This is the blog you've all been waiting for, I'm sure...
One of the defining moments in my life was being adopted. Now, I was an infant when I was adopted.
I don't believe my childhood was too different from any others. In fact, in many ways, it was exceptional. To this day, whatever their flaws, I believe I won the parent lottery.
That said, I also won the sibling lottery too. Whatever his flaws, my brother has been there for me more times than I can count as an adult. As kids, we were your typical brother and sister, driving each other crazy one minute, playing video games together the next.
The only really unusual part of my childhood are things like:
In my first baby picture, I'm about a week old, and I'm living with a foster family.
Though I was born in January, I didn't legally get my last name until October that same year.
I don't look like anyone in the house I grew up in.
My family has a higher level of respect than most. Since our parents believed that we were our own people, and didn't seek traits of themselves in us, we were free to grow up as our own people - guided by the love and respect for our parents.
I realized early in life that blood may be thicker than water, but love is stronger than either.
That said - I realize that that simple circumstance of my birthright, gave me a unique view of family that I am forever grateful for.
So when I read today that, 18 months into an adoption, and infant was brought back to child services, I was saddened. I do believe that everything works out in the end for the best interests of the child (naive, I know, but I believe that faith is a good thing - maybe the best of things - and believing otherwise gives this infant a grim prognosis). But it saddened me that, someone who has five children of her own, and wanted to open her heart and home to give life to an innocent... well, the fact that they "couldn't bond" like these parents could with thier biological children, saddened me.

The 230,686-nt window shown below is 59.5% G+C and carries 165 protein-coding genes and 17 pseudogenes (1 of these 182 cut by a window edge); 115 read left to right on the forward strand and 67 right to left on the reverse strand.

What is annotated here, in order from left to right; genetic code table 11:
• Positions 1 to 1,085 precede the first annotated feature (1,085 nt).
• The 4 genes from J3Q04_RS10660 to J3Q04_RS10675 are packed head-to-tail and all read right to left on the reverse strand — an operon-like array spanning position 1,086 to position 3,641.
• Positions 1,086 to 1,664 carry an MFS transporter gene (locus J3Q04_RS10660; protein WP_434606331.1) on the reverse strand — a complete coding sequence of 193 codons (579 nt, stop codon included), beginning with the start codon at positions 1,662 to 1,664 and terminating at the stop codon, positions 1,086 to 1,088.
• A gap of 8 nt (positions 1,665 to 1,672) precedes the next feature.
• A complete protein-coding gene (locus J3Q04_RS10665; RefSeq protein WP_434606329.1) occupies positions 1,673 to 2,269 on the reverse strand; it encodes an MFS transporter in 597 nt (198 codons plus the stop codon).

I'm sure the bond is different with biological families. In fact, I am 99.99% sure that it is. But I don't think that makes it "better", just, perhaps, easier? My speculation comes from this - it's easy to bond with something that looks like you, where you can look forward to "I wonder if they'll look/be like me?" With kids that aren't biologically related, some traits pass on, but many of the obvious ones (hair color, height, eye color, skin tone, etc) just don't.
So -the bond between adopted child and parent is unique. I think going into it expecting it to be the same relationship as a biological child, is a mistake. It's just as rewarding, and maybe perhaps even a little more because it's a tad more difficult to forge.
In conclusion, I'm sure things will work out just as they are supposed to for this little guy.
Just like it did for a little 5 year old girl from Taiwan that I won't forget. It was about 5 years ago. I remember sitting there at Christmas that year for the first time feeling that something was missing from the picture perfect life I was living with my then-husband.
She had glasses and was older and was therefore dubbed "difficult to place". I'd fallen in love and we'd gotten started collecting information to bring her home, when I found out that we didn't quite meet the requirements. I kept inquiring and after about 2 months, I found out that she was placed with a family in Chicago, closer to where her younger sister was adopted out to a couple years earlier.
While it obviously wasn't ment to be the way I had hoped. My heart both hurt and rejoiced for her.
For the first time, I felt like she was mine and it was just a matter of bringing her home - yet, when I heard where she was placed, I knew that right had been done by her and was glad for her good fortune. I'd like to think, for a split second, I may have understood one of the purest, most unadultered forms of love.
Not everyone is able to nurture that kind of unique relationship adopted kids have with their folks. As for me, I hope that little girl won the parent lottery like I did. It does my soul good to believe it, wether it's the truth or not.
I hope the same for this little guy.
And who knows?! I'm not dead yet! Maybe someday I'll be able to share the love my parents did for me. As long as I'm this side of dirt - there's hope! ;)